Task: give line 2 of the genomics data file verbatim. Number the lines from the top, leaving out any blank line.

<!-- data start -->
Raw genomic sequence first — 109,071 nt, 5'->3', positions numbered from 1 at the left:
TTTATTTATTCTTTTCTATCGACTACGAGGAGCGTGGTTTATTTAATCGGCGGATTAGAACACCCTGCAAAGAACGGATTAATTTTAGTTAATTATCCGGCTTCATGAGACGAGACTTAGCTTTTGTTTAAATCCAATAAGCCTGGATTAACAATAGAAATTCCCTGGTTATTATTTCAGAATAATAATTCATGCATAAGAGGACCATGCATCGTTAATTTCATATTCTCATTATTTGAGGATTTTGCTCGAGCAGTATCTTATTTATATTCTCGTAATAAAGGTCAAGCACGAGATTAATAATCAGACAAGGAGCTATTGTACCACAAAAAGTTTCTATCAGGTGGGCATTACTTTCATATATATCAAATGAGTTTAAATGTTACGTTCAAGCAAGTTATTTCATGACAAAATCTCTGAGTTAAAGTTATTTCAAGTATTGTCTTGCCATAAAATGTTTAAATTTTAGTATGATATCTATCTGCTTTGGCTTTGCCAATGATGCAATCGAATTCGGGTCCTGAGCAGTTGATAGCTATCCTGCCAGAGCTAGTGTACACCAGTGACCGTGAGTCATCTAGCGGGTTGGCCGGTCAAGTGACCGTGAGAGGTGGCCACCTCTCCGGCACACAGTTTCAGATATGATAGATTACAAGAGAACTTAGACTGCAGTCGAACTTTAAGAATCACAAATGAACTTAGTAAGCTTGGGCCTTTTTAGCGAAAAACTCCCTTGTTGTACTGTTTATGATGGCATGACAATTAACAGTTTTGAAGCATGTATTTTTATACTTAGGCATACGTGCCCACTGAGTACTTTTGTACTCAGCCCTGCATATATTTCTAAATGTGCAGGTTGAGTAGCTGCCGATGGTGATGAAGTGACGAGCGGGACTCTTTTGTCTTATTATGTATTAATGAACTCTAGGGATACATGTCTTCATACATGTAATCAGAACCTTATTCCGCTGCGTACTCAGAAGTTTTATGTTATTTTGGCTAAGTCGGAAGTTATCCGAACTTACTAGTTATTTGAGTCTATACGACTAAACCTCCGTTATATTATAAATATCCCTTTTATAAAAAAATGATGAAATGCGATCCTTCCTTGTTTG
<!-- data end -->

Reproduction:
TTTATTTATTCTTTTCTATCGACTACGAGGAGCGTGGTTTATTTAATCGGCGGATTAGAACACCCTGCAAAGAACGGATTAATTTTAGTTAATTATCCGGCTTCATGAGACGAGACTTAGCTTTTGTTTAAATCCAATAAGCCTGGATTAACAATAGAAATTCCCTGGTTATTATTTCAGAATAATAATTCATGCATAAGAGGACCATGCATCGTTAATTTCATATTCTCATTATTTGAGGATTTTGCTCGAGCAGTATCTTATTTATATTCTCGTAATAAAGGTCAAGCACGAGATTAATAATCAGACAAGGAGCTATTGTACCACAAAAAGTTTCTATCAGGTGGGCATTACTTTCATATATATCAAATGAGTTTAAATGTTACGTTCAAGCAAGTTATTTCATGACAAAATCTCTGAGTTAAAGTTATTTCAAGTATTGTCTTGCCATAAAATGTTTAAATTTTAGTATGATATCTATCTGCTTTGGCTTTGCCAATGATGCAATCGAATTCGGGTCCTGAGCAGTTGATAGCTATCCTGCCAGAGCTAGTGTACACCAGTGACCGTGAGTCATCTAGCGGGTTGGCCGGTCAAGTGACCGTGAGAGGTGGCCACCTCTCCGGCACACAGTTTCAGATATGATAGATTACAAGAGAACTTAGACTGCAGTCGAACTTTAAGAATCACAAATGAACTTAGTAAGCTTGGGCCTTTTTAGCGAAAAACTCCCTTGTTGTACTGTTTATGATGGCATGACAATTAACAGTTTTGAAGCATGTATTTTTATACTTAGGCATACGTGCCCACTGAGTACTTTTGTACTCAGCCCTGCATATATTTCTAAATGTGCAGGTTGAGTAGCTGCCGATGGTGATGAAGTGACGAGCGGGACTCTTTTGTCTTATTATGTATTAATGAACTCTAGGGATACATGTCTTCATACATGTAATCAGAACCTTATTCCGCTGCGTACTCAGAAGTTTTATGTTATTTTGGCTAAGTCGGAAGTTATCCGAACTTACTAGTTATTTGAGTCTATACGACTAAACCTCCGTTATATTATAAATATCCCTTTTATAAAAAAATGATGAAATGCGATCCTTCCTTGTTTG